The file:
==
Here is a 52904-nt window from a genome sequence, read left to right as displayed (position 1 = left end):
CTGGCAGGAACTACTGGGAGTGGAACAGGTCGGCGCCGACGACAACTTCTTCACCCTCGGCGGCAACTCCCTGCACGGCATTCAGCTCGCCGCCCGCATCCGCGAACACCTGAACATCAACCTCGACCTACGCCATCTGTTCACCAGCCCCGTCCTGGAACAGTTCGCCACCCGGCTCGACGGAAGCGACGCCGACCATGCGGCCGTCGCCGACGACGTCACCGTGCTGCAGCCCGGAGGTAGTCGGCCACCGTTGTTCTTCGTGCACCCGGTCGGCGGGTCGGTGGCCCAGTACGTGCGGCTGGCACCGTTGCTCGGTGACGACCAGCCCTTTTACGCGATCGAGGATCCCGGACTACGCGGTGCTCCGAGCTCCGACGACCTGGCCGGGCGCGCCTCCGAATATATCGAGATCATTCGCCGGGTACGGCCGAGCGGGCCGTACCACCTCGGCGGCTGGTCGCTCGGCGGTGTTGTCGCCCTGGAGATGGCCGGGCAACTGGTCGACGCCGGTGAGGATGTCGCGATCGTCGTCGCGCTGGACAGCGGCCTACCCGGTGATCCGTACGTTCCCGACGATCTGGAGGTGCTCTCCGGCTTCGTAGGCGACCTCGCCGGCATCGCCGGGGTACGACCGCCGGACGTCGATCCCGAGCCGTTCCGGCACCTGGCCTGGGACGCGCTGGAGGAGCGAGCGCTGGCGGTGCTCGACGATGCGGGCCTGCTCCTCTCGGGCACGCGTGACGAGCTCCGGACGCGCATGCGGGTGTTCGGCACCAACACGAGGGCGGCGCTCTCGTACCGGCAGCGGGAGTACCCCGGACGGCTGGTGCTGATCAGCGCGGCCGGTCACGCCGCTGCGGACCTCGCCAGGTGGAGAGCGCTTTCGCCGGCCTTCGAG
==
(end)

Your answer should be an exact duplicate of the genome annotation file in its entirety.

Here is a 52904-nt window from a genome sequence, read left to right as displayed (position 1 = left end):
CTGGCAGGAACTACTGGGAGTGGAACAGGTCGGCGCCGACGACAACTTCTTCACCCTCGGCGGCAACTCCCTGCACGGCATTCAGCTCGCCGCCCGCATCCGCGAACACCTGAACATCAACCTCGACCTACGCCATCTGTTCACCAGCCCCGTCCTGGAACAGTTCGCCACCCGGCTCGACGGAAGCGACGCCGACCATGCGGCCGTCGCCGACGACGTCACCGTGCTGCAGCCCGGAGGTAGTCGGCCACCGTTGTTCTTCGTGCACCCGGTCGGCGGGTCGGTGGCCCAGTACGTGCGGCTGGCACCGTTGCTCGGTGACGACCAGCCCTTTTACGCGATCGAGGATCCCGGACTACGCGGTGCTCCGAGCTCCGACGACCTGGCCGGGCGCGCCTCCGAATATATCGAGATCATTCGCCGGGTACGGCCGAGCGGGCCGTACCACCTCGGCGGCTGGTCGCTCGGCGGTGTTGTCGCCCTGGAGATGGCCGGGCAACTGGTCGACGCCGGTGAGGATGTCGCGATCGTCGTCGCGCTGGACAGCGGCCTACCCGGTGATCCGTACGTTCCCGACGATCTGGAGGTGCTCTCCGGCTTCGTAGGCGACCTCGCCGGCATCGCCGGGGTACGACCGCCGGACGTCGATCCCGAGCCGTTCCGGCACCTGGCCTGGGACGCGCTGGAGGAGCGAGCGCTGGCGGTGCTCGACGATGCGGGCCTGCTCCTCTCGGGCACGCGTGACGAGCTCCGGACGCGCATGCGGGTGTTCGGCACCAACACGAGGGCGGCGCTCTCGTACCGGCAGCGGGAGTACCCCGGACGGCTGGTGCTGATCAGCGCGGCCGGTCACGCCGCTGCGGACCTCGCCAGGTGGAGAGCGCTTTCGCCGGCCTTCGAG